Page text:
This could be interesting - according to a new finding by reverse engineering expert Jane Manchun Wong, Twitter could be set to remove the current retweet menu options, and open direct to a 'Quote Tweet' composer window instead.
Twitter is working on making the Retweet button open the composer directly, getting rid of the menu— Jane Manchun Wong (@wongmjane) October 7, 2020
with this prototype, as of now, it’s still possible to retweet by not entering anything in the text area and press the “Retweet” button pic.twitter.com/71BkDct26C
As you can see in the GIF above, the new sequence would seemingly remove this middle step (below), which prompts the user to select either a straight 'Retweet', re-sharing the original message, or a 'Quote Tweet' where they add their own thoughts before sharing.
That could make sense - Twitter has been pushing for people to take more time in considering their responses to tweets, in order to prompt more informed, contextualized discussion, and leading straight into a Quote Tweet prompt could be an easy way to boost personal sharing and engagement, as opposed to binary re-amplification.
Wong also notes that in this process, you can still send straight retweets (by not entering any text in the composer field), but the emphasis, clearly, would be on getting more users to share their personal perspective.
As noted, Twitter has been re-examining various facets of its service over the past year, with CEO Jack Dorsey noting in April 2019 that they were rethinking 'the fundamental dynamics' of the app. At that time, Dorsey spoke about the over-emphasis on follower counts specifically, but retweets have also been a consideration, with the function often used to amplify certain messages, even when the person sharing it may not necessarily agree.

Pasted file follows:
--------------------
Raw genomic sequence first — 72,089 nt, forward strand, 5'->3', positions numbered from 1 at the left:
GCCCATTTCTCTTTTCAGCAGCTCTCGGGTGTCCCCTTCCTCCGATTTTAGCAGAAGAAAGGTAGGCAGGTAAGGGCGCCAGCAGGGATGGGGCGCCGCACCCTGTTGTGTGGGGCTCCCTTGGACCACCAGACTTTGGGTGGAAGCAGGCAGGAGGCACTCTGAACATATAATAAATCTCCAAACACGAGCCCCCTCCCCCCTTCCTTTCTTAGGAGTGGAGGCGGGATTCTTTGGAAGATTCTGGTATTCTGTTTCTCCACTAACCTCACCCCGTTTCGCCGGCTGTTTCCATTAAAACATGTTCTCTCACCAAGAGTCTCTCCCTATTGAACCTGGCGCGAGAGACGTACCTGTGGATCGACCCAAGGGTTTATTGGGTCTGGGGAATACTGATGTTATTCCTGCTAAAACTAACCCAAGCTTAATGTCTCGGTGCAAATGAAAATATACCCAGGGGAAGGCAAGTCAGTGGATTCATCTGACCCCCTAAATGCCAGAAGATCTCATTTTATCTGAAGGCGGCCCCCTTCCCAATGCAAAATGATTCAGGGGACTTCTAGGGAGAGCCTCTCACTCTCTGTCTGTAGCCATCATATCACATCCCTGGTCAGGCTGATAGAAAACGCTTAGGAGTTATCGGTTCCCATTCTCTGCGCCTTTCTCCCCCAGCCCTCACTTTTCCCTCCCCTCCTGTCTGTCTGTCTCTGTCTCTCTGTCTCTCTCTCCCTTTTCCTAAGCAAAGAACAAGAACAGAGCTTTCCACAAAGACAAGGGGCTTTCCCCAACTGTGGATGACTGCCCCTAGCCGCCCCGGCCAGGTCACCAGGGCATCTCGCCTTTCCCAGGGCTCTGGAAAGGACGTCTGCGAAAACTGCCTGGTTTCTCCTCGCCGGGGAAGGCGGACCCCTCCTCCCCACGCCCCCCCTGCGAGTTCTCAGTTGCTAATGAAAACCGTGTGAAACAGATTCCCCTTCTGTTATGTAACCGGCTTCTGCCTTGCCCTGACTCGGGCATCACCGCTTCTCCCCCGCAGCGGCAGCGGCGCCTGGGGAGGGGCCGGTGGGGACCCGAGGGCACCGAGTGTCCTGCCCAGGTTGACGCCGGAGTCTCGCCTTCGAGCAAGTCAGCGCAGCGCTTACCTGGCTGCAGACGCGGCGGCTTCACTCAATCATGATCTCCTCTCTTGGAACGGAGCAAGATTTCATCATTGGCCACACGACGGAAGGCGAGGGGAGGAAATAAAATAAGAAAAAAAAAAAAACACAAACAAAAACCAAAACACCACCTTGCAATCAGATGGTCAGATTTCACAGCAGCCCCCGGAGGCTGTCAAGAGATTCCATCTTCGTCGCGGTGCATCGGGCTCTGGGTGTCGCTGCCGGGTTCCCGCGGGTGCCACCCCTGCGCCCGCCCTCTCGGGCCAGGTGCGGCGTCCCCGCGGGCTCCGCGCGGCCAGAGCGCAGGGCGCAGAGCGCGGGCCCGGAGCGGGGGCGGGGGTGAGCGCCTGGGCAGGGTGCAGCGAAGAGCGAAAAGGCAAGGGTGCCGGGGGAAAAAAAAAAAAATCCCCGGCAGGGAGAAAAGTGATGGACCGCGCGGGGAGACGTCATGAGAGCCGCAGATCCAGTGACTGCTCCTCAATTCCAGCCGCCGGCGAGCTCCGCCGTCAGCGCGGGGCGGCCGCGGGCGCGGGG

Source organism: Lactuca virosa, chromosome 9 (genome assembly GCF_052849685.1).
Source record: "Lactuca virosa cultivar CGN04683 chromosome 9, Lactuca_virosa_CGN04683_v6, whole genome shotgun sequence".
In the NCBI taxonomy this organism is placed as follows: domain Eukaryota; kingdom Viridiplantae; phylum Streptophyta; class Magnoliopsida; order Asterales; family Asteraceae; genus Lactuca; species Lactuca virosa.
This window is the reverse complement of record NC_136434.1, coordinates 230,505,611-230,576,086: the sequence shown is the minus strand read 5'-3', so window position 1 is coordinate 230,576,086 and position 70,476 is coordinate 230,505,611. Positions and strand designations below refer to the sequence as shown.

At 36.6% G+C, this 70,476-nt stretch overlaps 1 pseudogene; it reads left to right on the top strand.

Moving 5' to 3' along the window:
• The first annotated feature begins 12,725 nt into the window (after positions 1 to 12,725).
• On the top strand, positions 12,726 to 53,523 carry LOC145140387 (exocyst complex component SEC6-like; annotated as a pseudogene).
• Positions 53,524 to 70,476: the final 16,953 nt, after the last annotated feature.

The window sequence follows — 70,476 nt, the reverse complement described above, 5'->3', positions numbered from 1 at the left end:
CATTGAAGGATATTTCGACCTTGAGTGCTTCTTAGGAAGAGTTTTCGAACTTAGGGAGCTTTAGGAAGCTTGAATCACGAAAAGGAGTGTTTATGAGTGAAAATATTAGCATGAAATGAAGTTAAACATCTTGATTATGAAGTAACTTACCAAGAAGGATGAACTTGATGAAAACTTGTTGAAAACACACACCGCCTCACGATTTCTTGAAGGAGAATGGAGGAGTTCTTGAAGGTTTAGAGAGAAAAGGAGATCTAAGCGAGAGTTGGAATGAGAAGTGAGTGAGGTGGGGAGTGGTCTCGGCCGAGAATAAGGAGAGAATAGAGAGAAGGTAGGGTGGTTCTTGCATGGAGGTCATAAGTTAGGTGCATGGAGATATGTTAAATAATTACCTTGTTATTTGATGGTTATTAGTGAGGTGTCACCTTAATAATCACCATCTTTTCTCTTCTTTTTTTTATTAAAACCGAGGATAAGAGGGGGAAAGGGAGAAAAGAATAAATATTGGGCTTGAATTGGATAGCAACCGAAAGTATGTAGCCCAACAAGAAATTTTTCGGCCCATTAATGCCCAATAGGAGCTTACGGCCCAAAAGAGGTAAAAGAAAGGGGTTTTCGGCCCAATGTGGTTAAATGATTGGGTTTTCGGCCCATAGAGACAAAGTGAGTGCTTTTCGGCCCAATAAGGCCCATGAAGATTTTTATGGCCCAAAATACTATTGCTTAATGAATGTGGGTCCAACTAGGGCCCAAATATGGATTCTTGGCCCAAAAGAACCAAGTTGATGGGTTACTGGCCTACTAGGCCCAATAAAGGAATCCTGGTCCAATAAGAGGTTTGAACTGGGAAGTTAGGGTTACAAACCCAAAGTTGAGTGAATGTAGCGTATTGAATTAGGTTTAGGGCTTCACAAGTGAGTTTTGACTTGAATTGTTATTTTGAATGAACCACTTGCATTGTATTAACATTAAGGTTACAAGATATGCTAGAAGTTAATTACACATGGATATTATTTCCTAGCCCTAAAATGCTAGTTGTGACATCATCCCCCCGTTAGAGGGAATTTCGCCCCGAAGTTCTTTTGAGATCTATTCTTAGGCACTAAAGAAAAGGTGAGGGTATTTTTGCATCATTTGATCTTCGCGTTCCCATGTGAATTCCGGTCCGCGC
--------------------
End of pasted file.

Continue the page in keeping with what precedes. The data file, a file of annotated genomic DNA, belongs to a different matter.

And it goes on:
In one effort to address this, Twitter added a new prompt on articles that users attempt to retweet without actually opening the article link, which it says has resulted in users opening articles 40% more often in such cases.
Opening to a quote tweet window could have a similar effect, adding an extra element of friction in the sharing process, which could get more users to take a moment to consider what they're saying in re-sharing such content.
It may seem like a basic change in this respect, but as shown in the article prompts, even a little push can make a significant difference, and it'd be interesting to see what impacts it could have on user activity.
We asked Twitter about the possible update, but it declined to comment at this time.